Souffler le chaud du confessionnalisme au Bahreïn
Souffler le chaud du confessionnalisme au Bahreïn

Bahrain Burning

In mid-March, a violent government campaign to put down a month-long popular revolt turned Bahrain into an island of terror. Images of security forces firing on unarmed protesters chanting “peaceful, peaceful” went around the world via YouTube and other media. Today Bahrain has largely receded from the news, emerging only briefly in an Obama speech or when Formula One organizers had to ex-plain why they postponed and finally canceled the annual Bahrain Grand Prix.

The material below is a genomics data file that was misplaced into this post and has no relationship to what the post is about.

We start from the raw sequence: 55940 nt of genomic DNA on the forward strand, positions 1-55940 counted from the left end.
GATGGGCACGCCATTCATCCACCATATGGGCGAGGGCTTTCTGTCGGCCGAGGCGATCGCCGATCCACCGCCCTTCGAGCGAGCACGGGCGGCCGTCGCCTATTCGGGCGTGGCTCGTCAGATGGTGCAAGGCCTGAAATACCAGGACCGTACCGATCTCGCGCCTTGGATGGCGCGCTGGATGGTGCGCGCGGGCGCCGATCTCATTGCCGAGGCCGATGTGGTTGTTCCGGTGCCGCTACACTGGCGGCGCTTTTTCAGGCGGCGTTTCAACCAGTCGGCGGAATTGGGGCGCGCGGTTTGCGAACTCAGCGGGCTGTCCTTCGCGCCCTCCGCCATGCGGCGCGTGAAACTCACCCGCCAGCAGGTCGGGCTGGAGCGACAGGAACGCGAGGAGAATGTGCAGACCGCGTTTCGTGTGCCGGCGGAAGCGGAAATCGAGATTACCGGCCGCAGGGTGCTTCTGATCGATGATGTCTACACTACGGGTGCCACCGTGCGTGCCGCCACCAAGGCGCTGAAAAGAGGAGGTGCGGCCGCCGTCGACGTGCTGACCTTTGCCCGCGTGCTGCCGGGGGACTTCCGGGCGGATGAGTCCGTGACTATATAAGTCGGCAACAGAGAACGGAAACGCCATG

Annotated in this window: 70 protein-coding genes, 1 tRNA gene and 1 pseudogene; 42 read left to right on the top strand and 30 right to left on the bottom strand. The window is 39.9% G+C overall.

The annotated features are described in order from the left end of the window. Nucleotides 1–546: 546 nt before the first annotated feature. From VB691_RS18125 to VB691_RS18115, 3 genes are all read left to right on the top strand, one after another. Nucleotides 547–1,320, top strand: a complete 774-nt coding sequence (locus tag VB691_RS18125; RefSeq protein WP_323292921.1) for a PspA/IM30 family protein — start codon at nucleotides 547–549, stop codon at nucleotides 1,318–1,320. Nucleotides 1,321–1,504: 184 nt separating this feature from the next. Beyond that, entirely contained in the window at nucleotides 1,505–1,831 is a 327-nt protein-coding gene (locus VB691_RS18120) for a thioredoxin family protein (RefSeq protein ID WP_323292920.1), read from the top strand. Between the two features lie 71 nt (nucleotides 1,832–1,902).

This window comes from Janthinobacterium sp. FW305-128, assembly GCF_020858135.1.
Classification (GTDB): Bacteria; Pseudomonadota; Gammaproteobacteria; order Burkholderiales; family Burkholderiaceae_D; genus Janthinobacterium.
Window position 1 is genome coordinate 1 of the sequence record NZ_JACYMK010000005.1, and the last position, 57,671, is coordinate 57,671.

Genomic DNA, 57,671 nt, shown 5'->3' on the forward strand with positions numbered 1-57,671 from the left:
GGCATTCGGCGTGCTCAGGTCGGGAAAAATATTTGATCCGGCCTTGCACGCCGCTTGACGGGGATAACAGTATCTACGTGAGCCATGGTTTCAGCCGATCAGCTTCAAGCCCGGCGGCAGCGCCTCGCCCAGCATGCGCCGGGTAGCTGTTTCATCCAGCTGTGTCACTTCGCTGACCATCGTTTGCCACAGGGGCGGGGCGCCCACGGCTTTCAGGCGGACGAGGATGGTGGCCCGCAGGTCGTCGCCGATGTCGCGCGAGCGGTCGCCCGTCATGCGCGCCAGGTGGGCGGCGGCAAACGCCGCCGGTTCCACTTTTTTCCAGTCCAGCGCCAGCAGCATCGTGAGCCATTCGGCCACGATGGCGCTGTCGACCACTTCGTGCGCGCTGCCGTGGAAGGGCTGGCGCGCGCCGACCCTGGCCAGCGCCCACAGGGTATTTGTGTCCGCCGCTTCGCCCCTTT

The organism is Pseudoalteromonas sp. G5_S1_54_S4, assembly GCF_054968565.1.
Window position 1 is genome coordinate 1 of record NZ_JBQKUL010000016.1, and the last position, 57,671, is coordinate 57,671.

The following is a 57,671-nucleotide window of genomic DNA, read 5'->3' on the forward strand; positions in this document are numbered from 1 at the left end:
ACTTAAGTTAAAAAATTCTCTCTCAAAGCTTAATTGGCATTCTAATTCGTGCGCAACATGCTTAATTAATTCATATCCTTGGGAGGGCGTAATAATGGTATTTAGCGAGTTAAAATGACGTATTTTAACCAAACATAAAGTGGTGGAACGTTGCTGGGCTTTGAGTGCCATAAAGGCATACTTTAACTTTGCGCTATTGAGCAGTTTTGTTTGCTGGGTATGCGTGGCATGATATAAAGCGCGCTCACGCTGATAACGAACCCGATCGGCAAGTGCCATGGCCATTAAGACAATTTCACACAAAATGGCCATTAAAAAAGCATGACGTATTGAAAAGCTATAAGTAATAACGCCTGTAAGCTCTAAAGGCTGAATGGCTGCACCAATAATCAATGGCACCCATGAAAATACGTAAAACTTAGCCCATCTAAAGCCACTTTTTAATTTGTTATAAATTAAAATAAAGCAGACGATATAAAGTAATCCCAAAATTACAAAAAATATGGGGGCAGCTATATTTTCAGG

What happened in this small Persian Gulf nation off the coast of Saudi Arabia is the latest episode in a long-running conflict. For over two hundred years Bahrain has been ruled with a heavy hand by a family of sheikhs, the Al Khalifas. Sunni Muslims from the Saudi mainland, they have regarded Bahrain’s Shia population as Iranian proxies who cannot be entrusted with full political rights. The Shias, who make up some 70 percent of the country’s 1.2 million people (of whom some 666,000 are nonnationals), have long felt discriminated against in access to jobs, education, housing, and much else. In particular, they accuse the government of trying to dilute their numbers by naturalizing expatriate workers, especially Sunnis from Arab countries and Pakistan.

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